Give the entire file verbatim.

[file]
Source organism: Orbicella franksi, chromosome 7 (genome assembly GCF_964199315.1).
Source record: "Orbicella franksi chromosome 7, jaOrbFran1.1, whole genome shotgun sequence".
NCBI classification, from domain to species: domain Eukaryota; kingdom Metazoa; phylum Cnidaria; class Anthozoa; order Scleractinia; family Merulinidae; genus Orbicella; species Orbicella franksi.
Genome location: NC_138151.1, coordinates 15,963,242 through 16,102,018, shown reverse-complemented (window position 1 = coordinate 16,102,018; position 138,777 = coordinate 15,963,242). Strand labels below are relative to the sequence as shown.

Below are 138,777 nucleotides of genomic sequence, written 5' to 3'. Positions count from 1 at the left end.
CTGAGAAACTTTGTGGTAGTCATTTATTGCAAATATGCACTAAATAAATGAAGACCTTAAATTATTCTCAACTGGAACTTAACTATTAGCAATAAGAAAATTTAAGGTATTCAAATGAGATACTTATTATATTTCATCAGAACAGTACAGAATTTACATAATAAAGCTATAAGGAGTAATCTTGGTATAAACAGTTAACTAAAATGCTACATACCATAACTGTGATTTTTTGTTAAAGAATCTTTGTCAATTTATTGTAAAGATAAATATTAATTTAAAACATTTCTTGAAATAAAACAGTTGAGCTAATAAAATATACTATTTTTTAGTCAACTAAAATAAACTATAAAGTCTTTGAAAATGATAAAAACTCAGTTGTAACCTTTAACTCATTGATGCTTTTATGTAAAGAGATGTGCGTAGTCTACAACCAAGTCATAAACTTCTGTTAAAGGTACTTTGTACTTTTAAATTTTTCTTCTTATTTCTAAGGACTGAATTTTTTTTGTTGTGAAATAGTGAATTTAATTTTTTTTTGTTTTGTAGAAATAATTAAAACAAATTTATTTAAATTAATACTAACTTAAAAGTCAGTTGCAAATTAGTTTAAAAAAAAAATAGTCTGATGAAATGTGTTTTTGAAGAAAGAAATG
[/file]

Source organism: Orbicella franksi, chromosome 7 (genome assembly GCF_964199315.1).
Source record: "Orbicella franksi chromosome 7, jaOrbFran1.1, whole genome shotgun sequence".
NCBI classification, from domain to species: domain Eukaryota; kingdom Metazoa; phylum Cnidaria; class Anthozoa; order Scleractinia; family Merulinidae; genus Orbicella; species Orbicella franksi.
Genome location: NC_138151.1, coordinates 15,963,242 through 16,102,018, shown reverse-complemented (window position 1 = coordinate 16,102,018; position 138,777 = coordinate 15,963,242). Strand labels below are relative to the sequence as shown.

Below are 138,777 nucleotides of genomic sequence, written 5' to 3'. Positions count from 1 at the left end.
CTGAGAAACTTTGTGGTAGTCATTTATTGCAAATATGCACTAAATAAATGAAGACCTTAAATTATTCTCAACTGGAACTTAACTATTAGCAATAAGAAAATTTAAGGTATTCAAATGAGATACTTATTATATTTCATCAGAACAGTACAGAATTTACATAATAAAGCTATAAGGAGTAATCTTGGTATAAACAGTTAACTAAAATGCTACATACCATAACTGTGATTTTTTGTTAAAGAATCTTTGTCAATTTATTGTAAAGATAAATATTAATTTAAAACATTTCTTGAAATAAAACAGTTGAGCTAATAAAATATACTATTTTTTAGTCAACTAAAATAAACTATAAAGTCTTTGAAAATGATAAAAACTCAGTTGTAACCTTTAACTCATTGATGCTTTTATGTAAAGAGATGTGCGTAGTCTACAACCAAGTCATAAACTTCTGTTAAAGGTACTTTGTACTTTTAAATTTTTCTTCTTATTTCTAAGGACTGAATTTTTTTTGTTGTGAAATAGTGAATTTAATTTTTTTTTGTTTTGTAGAAATAATTAAAACAAATTTATTTAAATTAATACTAACTTAAAAGTCAGTTGCAAATTAGTTTAAAAAAAAAATAGTCTGATGAAATGTGTTTTTGAAGAAAGAAATG